by Evee Rynish

This summer, Fairbanks is experiencing what it is like to have 5 major roads under construction at the same time. Farmers loop, Geist, Johansen, University, and Phillips field are all being worked on. Due to this, traffic has increased on College and Airport. It leaves me questioning, why be in a car?

Fairbanks is one of multiple Alaskan cities where midnight sun celebrations happen. The sun never sets, the temperatures stay warm, and there is an arid climate. These conditions make summer biking ideal. Another perk of biking this summer, you will have access through the construction. Farmers Loop, and the Johansen/Geist/University construction both have pathways for pedestrians to get through. With the current road construction, you may find getting around town on bike equally as efficient as getting around in a car.

There are many perks of bike commuting. Saving on gas, getting a little work out in, and breathing the fresh air. If the idea of ending up at a workplace a little sweaty is unappealing, remember you can take it slow, and bring a change of clothes. A quick sink- shower can go a long way. What about rain? Pack a jacket into your bag for just incase, or if you are uncomfortable riding in the rain, only ride on sunny days.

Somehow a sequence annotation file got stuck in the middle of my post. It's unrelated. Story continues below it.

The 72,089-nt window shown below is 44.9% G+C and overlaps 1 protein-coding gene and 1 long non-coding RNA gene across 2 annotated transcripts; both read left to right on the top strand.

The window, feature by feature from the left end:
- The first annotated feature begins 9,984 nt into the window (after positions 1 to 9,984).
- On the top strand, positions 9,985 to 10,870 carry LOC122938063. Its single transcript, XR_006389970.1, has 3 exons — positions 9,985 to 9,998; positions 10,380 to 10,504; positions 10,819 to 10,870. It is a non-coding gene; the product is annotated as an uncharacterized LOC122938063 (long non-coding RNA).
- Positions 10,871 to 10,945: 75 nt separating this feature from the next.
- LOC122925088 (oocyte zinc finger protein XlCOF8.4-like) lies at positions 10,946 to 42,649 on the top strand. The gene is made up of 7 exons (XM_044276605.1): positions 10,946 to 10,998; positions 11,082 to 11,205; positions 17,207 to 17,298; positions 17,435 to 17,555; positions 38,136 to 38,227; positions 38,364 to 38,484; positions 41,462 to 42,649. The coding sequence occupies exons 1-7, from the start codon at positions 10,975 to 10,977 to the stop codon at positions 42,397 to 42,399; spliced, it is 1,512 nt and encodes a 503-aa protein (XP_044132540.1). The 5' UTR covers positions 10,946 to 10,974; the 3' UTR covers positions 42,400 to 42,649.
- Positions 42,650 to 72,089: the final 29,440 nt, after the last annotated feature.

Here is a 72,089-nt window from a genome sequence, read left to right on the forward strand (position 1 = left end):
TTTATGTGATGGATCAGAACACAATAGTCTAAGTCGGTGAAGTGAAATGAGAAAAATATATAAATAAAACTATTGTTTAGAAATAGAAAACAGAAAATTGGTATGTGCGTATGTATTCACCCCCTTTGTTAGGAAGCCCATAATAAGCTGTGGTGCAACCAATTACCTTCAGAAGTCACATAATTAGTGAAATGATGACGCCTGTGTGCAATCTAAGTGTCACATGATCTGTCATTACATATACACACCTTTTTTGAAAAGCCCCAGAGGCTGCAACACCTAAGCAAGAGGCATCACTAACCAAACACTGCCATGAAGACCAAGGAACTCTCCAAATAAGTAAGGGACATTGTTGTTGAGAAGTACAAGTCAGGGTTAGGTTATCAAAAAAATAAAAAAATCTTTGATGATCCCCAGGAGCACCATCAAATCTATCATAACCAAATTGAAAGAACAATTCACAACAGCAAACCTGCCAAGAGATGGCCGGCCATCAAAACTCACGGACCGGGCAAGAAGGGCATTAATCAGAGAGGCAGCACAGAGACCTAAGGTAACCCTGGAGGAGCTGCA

How to get started bike commuting? Plan your route, and get a practice ride in if possible. Check and ensure you have a safe space to lock your bike, and bring a bike lock.  If you are planning to change clothes and freshen up, give yourself an extra 15 minutes time on your way into work. Pack what you need in a backpack for starters. If you aren’t sure you are going to bike commute, no need to buy saddlebags right away. Then don a helmet, maybe a taillight, and be alert to traffic.

For bike maps and other route planning help, check out FMATS, go to Projects and Programing, Non- Motorized Transportation, and Click on the bike-ways map. Googling bike commuting won’t turn much up for Fairbanks. Some general rules would be to stick to the roads with sidewalks, ride on the right side of the road, if the road looks narrow, don’t use it, and be prepared to say “on your left” or “bike behind” as you are passing someone.